By Atom Markarian
A regulatory government body took on Monday what appears to be a further steps towards banning one of Armenia’s most popular and lucrative private lotteries which is accused of fraud.
A Finance and Economy Ministry commission overseeing the country’s thriving gambling industry said the company called Harstutyun breached the existing gambling rules by delaying full payment of a hefty prize won by a 16-year-old schoolboy recently.
The man, Samvel Ramazian, won 800,000 drams ($1,415) from the Shahogh Lotto game operated by Harstutyun. He claims to have been initially paid 500,000 drams and to have received the rest of the money only after filing a complaint to the commission earlier this month.
The company denies the claims, saying that it paid the entire sum in early January. “It is possible that he made up this bogus story in order to hide some of the money from his parents,” its lawyer, Ara Zohrabian, said during commission hearings.
However, the commission headed by Deputy Finance Minister David Avetisian found Ramazian’s version of events credible and warned that it will launch court action to revoke Shahogh Lotto’s operating license if it detects another violation. “We register this as a case for suspending the lottery,” he said. “In the event of another such violation we will go to court with a request to declare the license void.”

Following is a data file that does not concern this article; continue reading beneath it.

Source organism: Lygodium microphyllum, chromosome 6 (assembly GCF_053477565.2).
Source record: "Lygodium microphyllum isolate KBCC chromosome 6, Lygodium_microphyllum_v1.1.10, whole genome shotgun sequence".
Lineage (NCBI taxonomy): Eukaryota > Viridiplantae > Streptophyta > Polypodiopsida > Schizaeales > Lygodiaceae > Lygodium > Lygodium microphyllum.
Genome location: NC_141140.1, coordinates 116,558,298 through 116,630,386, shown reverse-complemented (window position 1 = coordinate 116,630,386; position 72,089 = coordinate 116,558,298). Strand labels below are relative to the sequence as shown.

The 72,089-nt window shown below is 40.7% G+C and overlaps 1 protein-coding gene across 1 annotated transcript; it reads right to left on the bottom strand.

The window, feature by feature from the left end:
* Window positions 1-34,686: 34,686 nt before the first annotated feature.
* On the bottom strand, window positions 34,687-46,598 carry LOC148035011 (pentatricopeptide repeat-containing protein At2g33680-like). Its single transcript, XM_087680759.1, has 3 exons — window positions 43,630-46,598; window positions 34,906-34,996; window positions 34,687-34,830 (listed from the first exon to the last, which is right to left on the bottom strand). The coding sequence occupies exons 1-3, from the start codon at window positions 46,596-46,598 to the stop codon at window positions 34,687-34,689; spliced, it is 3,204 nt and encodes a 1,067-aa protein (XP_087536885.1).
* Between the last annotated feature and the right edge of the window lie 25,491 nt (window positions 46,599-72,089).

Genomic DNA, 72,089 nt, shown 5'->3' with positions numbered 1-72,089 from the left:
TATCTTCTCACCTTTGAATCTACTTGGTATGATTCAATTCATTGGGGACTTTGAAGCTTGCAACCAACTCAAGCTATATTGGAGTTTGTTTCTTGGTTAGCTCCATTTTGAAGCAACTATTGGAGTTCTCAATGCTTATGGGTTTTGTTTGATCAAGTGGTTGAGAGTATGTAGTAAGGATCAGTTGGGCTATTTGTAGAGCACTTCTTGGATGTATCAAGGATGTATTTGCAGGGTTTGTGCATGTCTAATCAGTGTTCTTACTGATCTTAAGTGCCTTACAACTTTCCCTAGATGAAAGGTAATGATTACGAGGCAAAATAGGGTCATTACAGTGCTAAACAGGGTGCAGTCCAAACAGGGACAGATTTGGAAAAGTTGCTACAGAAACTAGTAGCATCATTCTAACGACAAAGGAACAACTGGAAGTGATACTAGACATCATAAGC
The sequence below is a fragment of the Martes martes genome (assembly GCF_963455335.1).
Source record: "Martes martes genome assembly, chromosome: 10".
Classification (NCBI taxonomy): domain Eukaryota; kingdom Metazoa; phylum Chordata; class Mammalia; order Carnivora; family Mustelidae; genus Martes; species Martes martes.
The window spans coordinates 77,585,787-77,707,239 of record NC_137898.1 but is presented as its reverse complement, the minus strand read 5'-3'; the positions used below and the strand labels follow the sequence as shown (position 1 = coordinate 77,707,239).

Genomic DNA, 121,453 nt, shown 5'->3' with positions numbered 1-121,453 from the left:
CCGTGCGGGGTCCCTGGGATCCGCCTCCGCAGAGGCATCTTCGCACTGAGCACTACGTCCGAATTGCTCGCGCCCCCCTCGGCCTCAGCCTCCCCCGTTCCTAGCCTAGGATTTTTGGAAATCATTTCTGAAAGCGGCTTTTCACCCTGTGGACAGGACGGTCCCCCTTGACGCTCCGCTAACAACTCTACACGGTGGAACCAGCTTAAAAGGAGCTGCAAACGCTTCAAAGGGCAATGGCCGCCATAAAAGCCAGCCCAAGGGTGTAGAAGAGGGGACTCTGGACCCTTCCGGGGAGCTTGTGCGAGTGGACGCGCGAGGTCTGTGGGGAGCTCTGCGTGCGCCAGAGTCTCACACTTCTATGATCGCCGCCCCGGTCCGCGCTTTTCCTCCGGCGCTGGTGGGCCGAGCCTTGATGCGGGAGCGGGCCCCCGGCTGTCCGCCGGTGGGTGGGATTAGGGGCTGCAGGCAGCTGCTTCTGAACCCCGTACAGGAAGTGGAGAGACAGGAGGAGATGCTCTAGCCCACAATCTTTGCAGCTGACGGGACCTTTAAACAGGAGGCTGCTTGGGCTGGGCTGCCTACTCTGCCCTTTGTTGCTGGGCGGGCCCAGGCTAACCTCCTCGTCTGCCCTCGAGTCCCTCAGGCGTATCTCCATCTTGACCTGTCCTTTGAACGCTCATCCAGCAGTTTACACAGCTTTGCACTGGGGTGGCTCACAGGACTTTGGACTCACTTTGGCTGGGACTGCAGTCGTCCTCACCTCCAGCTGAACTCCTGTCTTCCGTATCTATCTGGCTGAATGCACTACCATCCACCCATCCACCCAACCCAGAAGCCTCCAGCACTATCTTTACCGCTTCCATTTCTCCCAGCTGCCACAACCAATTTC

Shahogh Lotto is already facing a separate fraud inquiry over its New Year’s Eve televised draw that proved controversial due to a discrepancy between the announced and actual numbers of lottery tickets shortlisted for a jackpot win. The organizers blamed that on a computer failure.
Avetisian’s commission says it is now investigating whether or not it was an unintentional mistake or a fraudulent trick. Observers believe that its decision is unlikely to favor the lottery. Harsutyun’s chairman, Eduard Oremian, already accuses the government of trying out squeeze his company out of business at the behest of its two main competitors that reportedly have government-connected owners. “This decision will definitely be challenged in the court,” Oremian said on Monday.
Shahogh Lotto’s emergence last year triggered renewed gambling boom in Armenia hyped by an unprecedented televised advertising featuring happy winners of cars, electronics and large amounts of cash. The government responded to the fever in December by getting the parliament to impose time limits on lottery adds.